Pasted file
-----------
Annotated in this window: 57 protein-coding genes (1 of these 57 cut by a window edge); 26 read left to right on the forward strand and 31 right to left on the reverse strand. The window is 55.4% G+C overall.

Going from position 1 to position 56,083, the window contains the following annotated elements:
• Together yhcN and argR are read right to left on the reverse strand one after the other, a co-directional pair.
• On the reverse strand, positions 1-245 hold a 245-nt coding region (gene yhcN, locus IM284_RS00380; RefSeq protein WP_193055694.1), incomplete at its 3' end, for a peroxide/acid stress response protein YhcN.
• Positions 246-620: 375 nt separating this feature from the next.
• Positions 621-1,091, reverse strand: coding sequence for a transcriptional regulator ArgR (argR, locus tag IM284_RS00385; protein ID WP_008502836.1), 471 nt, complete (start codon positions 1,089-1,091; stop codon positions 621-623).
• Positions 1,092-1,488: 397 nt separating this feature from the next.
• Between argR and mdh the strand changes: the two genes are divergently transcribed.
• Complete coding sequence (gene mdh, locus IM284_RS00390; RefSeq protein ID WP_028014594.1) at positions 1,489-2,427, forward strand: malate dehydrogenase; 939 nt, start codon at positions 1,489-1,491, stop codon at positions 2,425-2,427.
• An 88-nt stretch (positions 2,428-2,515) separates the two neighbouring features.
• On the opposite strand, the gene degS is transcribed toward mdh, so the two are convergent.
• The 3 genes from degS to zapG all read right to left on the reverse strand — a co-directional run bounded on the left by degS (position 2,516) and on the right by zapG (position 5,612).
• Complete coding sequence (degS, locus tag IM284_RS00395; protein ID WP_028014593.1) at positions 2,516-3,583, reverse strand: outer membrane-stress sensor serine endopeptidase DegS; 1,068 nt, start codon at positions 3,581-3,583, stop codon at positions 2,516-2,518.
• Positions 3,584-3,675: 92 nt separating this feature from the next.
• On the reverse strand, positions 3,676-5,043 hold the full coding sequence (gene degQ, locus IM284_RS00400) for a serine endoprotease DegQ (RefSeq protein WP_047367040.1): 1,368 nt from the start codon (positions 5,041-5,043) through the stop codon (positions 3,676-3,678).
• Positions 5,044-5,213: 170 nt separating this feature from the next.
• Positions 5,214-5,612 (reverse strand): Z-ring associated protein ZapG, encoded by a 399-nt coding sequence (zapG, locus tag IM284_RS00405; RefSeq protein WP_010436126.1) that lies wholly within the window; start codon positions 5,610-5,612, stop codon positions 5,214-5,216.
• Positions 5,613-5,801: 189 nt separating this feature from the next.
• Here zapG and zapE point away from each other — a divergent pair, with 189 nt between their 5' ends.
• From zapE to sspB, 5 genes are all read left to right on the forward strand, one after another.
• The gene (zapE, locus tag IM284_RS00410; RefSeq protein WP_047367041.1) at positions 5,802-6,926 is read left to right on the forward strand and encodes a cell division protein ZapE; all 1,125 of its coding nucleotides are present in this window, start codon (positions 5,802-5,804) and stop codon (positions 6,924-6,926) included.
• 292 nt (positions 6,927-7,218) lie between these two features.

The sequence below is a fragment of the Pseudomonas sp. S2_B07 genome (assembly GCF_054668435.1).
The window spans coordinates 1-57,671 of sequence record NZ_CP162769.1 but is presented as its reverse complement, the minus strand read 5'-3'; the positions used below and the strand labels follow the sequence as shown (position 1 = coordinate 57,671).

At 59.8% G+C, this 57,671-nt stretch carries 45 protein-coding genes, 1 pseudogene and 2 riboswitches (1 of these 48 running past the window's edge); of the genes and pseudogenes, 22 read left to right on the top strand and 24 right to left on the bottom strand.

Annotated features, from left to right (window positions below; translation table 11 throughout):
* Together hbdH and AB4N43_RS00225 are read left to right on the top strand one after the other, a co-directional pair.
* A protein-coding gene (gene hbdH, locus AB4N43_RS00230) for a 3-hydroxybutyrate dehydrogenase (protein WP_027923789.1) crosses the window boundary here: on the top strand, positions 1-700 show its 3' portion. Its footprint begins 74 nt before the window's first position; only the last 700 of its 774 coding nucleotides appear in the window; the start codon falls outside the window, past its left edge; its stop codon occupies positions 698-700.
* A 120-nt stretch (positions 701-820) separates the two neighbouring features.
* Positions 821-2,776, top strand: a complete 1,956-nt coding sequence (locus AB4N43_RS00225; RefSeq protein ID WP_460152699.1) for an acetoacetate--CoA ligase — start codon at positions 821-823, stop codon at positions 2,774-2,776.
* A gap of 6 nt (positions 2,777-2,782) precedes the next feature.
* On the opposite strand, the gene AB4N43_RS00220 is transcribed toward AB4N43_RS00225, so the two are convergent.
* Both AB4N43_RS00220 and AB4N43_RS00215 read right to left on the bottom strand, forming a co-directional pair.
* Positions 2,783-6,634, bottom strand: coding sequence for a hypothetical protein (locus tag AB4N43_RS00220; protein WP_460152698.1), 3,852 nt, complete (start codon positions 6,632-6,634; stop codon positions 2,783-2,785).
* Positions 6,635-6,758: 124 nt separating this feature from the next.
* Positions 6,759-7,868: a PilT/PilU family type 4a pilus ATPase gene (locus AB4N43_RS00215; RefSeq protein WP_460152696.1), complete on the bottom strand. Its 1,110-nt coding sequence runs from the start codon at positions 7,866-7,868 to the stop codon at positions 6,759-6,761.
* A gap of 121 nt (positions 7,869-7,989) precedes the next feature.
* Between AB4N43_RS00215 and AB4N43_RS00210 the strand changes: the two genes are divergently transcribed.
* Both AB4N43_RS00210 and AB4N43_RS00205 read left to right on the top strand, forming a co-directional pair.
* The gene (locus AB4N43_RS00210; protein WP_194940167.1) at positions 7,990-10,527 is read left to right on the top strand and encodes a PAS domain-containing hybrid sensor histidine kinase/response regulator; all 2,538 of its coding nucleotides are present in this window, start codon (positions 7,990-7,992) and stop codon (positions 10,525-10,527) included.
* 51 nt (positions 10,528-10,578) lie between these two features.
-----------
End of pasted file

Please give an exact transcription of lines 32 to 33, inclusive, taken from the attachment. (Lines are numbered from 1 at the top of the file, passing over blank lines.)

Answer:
* On the opposite strand, the gene AB4N43_RS00220 is transcribed toward AB4N43_RS00225, so the two are convergent.
* Both AB4N43_RS00220 and AB4N43_RS00215 read right to left on the bottom strand, forming a co-directional pair.